Two years ago, in the spring of 2016, a few young Canadians created an international scandal by treading into forbidden, protected areas of Yellowstone National Park and recording it for their social media followers in the name of living life to the fullest.
The men were famous for shooting videos of themselves doing extremely dangerous things in beautiful places.
We wrote at the time: "Hundreds of people stared stunned from the established path while these guys with GoPros for brains went to the edge of a steaming thermal pool and dipped their hands in it. Forget the fact they left footprints all over land that hasn't been scuffled by humans for years. They could have easily cracked through the crust of the earth and been boiled alive."
Affiliated with the High on Life adventure brand, the Canadians produced other videos in which they water-skiied off the back of their customized RV at Utah's Bonneville Salt Flats and flew drones around Utah's Arches and Zion national parks—all illegal. "Stop limiting yourself," they encouraged followers in one video on their social media account, which also sells clothing promoting their exploits.
After those incidents, two of the young men pleaded guilty to a variety of charges and were imprisoned for a week. They were banned from American public land until 2022, but their exploits continued in Canada.
Last week, they died.
Charles Ryker Gamble and Alexey Lyakh fell about 100 feet with a third person, Megan Scraper, as they roamed the top of Shannon Falls, the third-highest waterfall in British Columbia. It took two days for searchers to locate their bodies. The daredevils were carrying the type of underwater camera they frequently used to film their stunts.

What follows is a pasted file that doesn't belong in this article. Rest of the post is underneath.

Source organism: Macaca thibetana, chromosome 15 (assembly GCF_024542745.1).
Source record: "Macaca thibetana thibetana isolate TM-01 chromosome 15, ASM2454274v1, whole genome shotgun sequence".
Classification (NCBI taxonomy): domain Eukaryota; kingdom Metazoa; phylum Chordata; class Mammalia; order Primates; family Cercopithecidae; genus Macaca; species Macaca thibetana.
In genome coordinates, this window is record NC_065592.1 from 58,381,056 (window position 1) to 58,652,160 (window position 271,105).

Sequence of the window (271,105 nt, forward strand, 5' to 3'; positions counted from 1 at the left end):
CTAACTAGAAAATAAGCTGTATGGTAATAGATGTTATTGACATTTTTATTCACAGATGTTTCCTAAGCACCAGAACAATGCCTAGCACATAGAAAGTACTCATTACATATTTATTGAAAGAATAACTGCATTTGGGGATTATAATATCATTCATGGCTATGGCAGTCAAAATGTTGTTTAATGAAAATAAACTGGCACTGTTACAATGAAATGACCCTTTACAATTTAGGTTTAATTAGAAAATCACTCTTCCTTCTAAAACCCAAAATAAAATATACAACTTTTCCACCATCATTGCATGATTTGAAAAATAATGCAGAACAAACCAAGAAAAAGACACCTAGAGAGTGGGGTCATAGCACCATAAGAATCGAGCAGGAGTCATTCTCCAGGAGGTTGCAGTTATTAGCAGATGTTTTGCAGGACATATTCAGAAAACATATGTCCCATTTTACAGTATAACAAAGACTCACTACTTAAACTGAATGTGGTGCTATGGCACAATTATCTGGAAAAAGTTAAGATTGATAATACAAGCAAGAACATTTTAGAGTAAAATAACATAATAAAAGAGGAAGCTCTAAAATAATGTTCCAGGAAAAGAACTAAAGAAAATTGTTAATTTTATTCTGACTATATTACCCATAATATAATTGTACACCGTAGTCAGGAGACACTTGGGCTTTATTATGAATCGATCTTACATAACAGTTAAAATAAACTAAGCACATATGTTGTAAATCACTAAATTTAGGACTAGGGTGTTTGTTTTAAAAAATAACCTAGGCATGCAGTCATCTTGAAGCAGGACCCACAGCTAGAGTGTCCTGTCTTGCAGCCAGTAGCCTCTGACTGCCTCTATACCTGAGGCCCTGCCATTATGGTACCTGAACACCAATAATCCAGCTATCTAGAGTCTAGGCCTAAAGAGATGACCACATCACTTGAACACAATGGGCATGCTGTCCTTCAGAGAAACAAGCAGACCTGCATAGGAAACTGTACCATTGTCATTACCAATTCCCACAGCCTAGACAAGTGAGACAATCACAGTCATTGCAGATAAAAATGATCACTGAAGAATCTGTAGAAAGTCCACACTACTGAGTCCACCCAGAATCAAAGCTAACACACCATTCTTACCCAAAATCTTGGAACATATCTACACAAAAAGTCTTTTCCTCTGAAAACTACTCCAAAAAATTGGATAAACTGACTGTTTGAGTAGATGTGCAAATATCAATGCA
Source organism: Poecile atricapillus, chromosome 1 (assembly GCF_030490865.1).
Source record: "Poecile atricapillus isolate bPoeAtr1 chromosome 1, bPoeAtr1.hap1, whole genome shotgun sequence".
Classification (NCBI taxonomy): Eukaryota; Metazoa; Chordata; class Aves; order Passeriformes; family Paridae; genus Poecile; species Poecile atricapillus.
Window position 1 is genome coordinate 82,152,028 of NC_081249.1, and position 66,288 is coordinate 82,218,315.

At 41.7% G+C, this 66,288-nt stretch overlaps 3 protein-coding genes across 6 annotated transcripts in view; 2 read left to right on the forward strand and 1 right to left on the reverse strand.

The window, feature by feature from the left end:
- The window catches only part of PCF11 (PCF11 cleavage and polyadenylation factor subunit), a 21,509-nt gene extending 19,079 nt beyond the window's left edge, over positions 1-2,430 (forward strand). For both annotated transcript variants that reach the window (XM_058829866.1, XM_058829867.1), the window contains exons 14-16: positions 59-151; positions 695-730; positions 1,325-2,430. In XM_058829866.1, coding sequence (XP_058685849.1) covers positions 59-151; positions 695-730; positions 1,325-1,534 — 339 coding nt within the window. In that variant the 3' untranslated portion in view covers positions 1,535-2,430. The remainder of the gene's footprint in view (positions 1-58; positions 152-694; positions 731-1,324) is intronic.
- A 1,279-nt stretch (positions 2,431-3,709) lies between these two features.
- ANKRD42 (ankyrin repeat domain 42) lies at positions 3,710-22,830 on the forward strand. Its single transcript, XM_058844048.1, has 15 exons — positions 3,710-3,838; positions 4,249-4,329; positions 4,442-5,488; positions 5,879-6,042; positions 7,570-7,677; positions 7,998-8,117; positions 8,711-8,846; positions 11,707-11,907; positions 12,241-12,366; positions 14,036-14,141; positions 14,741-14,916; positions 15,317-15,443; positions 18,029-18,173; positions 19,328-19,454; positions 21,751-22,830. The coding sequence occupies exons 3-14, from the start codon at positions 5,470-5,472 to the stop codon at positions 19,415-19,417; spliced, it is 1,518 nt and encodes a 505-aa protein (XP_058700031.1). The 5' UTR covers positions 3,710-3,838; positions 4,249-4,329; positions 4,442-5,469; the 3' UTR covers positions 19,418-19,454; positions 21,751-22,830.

It was not the first time High on Life members explored the dangerous waterfalls around Vancouver. Pictured above is a still from a 2014 video shot at Lynn Canyon and posted to the group's YouTube account, which has more than a half million subscribers. When the video was made, the waterfall was already well-known for causing deaths, and accessing it required bypassing a number of fences and warning signs. In 2016, after this clip was promoted, a teenager died playing in the same water.
“They stood for positivity, courage, living the best life you can," said a statement from High on Life.
In a tribute video, other members of the group read a passage cowritten by Gamble and Lyakh: "Don’t be misled into thinking that you’re supposed to do anything. You are supposed to do only what you choose to do. The world is vast and full of possibilities. Follow your bliss. Get out of your comfort zone. Stop looking for reasons why you can’t and start looking for reasons why you can. And if you can, you should."
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